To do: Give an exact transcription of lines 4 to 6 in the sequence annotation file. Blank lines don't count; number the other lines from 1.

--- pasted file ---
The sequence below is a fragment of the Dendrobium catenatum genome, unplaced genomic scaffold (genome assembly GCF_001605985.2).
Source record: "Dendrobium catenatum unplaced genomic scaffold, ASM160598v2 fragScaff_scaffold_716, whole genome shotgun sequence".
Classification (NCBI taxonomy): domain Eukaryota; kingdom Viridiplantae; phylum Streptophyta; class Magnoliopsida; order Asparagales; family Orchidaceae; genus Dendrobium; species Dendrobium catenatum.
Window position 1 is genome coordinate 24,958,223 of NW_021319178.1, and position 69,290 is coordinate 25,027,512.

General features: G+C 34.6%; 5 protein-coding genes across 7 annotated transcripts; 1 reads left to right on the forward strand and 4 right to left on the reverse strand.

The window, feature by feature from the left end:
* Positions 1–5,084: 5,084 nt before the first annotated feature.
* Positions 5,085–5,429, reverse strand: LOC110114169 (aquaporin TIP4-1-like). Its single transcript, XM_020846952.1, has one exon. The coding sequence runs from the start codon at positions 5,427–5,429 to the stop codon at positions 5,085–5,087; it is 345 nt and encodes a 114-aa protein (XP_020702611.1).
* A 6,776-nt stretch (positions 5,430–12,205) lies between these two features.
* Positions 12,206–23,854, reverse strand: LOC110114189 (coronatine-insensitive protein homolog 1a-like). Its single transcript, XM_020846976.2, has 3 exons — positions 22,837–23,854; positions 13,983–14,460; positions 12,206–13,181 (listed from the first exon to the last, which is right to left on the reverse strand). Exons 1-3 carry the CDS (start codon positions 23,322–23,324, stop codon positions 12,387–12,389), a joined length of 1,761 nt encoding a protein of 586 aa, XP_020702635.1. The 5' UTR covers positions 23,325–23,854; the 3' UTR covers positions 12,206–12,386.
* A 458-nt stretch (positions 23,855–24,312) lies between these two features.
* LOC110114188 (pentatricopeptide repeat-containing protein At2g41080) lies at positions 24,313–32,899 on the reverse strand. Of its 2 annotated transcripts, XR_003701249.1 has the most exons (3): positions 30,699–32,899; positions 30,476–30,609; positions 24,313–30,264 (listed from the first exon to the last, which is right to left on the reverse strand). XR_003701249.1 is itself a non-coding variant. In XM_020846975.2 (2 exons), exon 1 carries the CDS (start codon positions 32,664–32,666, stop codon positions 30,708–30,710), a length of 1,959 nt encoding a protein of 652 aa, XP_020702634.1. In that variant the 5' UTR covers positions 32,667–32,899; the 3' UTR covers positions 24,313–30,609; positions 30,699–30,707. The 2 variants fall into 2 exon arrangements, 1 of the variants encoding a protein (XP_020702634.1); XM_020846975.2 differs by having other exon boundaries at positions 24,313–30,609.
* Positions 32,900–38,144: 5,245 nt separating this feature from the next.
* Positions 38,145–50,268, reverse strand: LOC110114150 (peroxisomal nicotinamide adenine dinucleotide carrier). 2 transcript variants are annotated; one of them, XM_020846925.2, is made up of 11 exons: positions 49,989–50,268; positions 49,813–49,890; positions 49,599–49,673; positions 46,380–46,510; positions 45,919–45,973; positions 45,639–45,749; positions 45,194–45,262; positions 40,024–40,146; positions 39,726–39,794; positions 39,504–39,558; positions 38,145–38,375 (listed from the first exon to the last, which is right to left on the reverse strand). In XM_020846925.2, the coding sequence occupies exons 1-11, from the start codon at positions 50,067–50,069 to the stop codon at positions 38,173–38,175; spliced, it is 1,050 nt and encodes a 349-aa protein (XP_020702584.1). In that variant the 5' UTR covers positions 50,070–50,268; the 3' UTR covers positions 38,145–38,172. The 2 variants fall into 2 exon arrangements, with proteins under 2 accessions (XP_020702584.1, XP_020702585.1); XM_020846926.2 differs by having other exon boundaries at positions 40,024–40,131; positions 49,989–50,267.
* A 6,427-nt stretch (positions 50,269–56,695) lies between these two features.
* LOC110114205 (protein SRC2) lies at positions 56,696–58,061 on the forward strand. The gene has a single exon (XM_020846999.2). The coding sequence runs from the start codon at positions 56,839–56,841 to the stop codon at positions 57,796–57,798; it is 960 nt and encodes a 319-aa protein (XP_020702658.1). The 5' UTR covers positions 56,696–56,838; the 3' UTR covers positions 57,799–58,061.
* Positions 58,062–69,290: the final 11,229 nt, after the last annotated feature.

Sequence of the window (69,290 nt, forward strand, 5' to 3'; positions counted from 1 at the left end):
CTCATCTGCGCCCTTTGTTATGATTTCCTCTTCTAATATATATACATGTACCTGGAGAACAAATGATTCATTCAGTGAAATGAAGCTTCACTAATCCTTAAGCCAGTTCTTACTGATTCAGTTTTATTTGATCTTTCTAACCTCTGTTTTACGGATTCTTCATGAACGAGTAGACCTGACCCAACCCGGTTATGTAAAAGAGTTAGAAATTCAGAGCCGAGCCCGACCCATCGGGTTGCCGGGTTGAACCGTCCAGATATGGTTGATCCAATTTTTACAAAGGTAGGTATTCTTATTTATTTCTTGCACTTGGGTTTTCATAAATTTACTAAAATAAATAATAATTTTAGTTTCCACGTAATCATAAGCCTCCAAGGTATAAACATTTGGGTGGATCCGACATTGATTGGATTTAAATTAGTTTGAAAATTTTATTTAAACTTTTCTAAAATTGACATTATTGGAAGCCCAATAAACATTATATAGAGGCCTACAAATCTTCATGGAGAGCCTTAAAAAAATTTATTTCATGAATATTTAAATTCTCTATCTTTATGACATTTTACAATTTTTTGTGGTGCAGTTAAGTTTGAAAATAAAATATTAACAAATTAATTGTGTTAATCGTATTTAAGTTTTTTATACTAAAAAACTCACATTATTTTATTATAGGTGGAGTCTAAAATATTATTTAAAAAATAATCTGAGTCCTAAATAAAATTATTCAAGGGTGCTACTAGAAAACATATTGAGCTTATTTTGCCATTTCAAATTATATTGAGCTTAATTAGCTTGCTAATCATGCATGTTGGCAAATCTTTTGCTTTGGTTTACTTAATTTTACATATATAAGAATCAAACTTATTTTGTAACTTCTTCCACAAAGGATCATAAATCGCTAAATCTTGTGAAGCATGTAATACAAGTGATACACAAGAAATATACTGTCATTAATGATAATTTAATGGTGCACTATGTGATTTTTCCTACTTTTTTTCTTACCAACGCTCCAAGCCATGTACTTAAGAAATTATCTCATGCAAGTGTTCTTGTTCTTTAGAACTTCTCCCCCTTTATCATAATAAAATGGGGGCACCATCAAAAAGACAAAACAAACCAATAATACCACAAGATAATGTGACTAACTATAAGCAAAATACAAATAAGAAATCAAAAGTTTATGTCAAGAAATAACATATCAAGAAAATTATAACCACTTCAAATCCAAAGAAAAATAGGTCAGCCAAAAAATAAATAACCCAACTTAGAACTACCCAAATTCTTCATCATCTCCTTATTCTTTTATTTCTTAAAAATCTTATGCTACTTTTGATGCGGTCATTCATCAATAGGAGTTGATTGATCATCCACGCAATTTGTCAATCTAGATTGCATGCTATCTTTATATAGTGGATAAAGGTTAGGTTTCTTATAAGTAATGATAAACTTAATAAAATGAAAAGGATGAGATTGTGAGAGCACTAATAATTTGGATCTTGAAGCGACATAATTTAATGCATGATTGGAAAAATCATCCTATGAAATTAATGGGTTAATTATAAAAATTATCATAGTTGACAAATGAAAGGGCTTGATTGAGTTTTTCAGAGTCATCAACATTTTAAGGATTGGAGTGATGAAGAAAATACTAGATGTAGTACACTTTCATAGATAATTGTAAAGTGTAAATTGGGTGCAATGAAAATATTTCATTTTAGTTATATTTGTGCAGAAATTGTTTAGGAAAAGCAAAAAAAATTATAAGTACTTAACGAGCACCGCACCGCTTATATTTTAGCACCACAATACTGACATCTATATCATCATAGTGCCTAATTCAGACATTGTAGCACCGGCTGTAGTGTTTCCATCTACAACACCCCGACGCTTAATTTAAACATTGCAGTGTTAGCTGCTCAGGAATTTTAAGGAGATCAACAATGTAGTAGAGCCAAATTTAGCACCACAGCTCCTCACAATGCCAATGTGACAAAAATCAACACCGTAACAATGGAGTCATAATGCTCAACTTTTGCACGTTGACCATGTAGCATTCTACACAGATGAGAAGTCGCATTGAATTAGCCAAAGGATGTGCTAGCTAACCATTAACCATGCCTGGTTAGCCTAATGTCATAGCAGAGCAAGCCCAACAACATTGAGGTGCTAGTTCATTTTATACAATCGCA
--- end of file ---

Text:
Window position 1 is genome coordinate 24,958,223 of NW_021319178.1, and position 69,290 is coordinate 25,027,512.

General features: G+C 34.6%; 5 protein-coding genes across 7 annotated transcripts; 1 reads left to right on the forward strand and 4 right to left on the reverse strand.

The window, feature by feature from the left end: